And for the love of all that’s Holy, please don’t reply and try to convert me. I’m beyond salvation at this point and your efforts will be better spent converting somebody else.

P.s. here’s the full YouTube Video (quote starts at the ~32 min. marker). And the podcast version is here.

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7 Ways to Be Insufferable On Twitter

Inspired by Tim Urban’s legendary “7 Ways to Be Insufferable Facebook“, I have written the modern-day equivalent for how to be insufferable on Twitter.

The internet has given us unprecedented leverage to annoy each other.

And perhaps no other platform allows us unbridled access to our more base impulses than Twitter.

Below are a few ways to be utterly and completely insufferable on Twitter.

Let’s please stop doing these things as soon as possible.

1/ Tweeting fortune cookie replies to fortune cookie tweets

The only thing worse than fortune cookie tweets are the replies.

Each reply competes to sound wiser than the last, creating a self-replicating strain of bro wisdom that extends far beyond the outer edges of acceptable behavior.

2/ Tweeting about how you stopped using technology for a period and enjoyed it

I suspect that some of us are thinking about our drafts folder while worshiping at the alter of nature.

The only outdoor activity these tweets make me yearn for is being launched into the sun.

Insufferable tweet about not tweeting

3/ Sharing a “must-follow” list of the same five people everybody already follows and acting like you mined gold

Bruh, everybody knows about these accounts.

Also, why are these lists always 100% dudes?

Return your shovel, o’ miner. This gold’s been mined.

Annoying "must follow" tweet

4/ Parroting Naval

Every day, thousands of people decide that the highest-leverage thing they could be doing is tweeting about leverage.

Please *leverage* your common sense instead; regurgitating other people’s ideas verbatim is low-impact.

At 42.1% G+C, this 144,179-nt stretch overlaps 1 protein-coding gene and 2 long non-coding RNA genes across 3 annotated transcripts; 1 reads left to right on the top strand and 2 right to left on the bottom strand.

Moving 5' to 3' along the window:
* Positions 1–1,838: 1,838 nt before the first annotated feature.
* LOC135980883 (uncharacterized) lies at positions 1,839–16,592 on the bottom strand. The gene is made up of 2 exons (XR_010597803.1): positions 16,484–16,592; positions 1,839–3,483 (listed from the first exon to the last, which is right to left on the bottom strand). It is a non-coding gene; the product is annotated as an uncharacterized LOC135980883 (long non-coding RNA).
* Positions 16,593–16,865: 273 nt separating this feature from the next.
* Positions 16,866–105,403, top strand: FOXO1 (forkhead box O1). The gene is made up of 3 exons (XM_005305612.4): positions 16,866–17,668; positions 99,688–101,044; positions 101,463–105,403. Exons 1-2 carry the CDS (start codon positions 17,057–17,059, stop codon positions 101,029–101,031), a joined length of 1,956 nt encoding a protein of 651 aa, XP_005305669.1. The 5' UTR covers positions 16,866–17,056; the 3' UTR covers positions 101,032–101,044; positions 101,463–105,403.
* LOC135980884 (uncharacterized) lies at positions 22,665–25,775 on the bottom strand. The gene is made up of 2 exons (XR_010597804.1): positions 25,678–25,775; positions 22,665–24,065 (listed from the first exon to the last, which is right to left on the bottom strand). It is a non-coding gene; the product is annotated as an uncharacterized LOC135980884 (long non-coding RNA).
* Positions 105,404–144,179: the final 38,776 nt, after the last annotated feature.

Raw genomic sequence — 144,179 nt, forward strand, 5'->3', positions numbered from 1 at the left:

Annoying tweet that mimics naval ravikant

5/ Tweeting a photo of a physical book page

It is inspiring that you can read, but very few people want to pinch-zoom into a pixelated photo to decipher a dim, underlined passage buried underneath Cheeto stains and a huge block of text.

Post a Goodreads screenshot. Please.

insufferable tweet with a photo of a physical book page

6/ Asking people to help you reach a follower milestone

“Who’s going to get me to 1,000 followers?”

“Help my friend reach 1,000 followers!”

“Wow, you guys, 1,000 followers. Thank you.”

You have offered me no value. Please shoot me.

And don’t stop until I cross 10k followers.

annoying tweet asking for followers

7/ Sharing a “hot take” that is profoundly agreeable

I don’t know who needs to hear this (lol), but if 150k people retweet something it might not be a hot take.

It might be something else:

A widely-held, self-evident belief.

Hot take tweet that is not a hot take

In conclusion

Welp, that’s a wrap.

What’d I miss? Reply to the tweet thread version of this post here with your answers.

Or join the short, fun email I send out by subscribing here (yes, that’s me and @RichardDawkins kicking it in the Galapagos).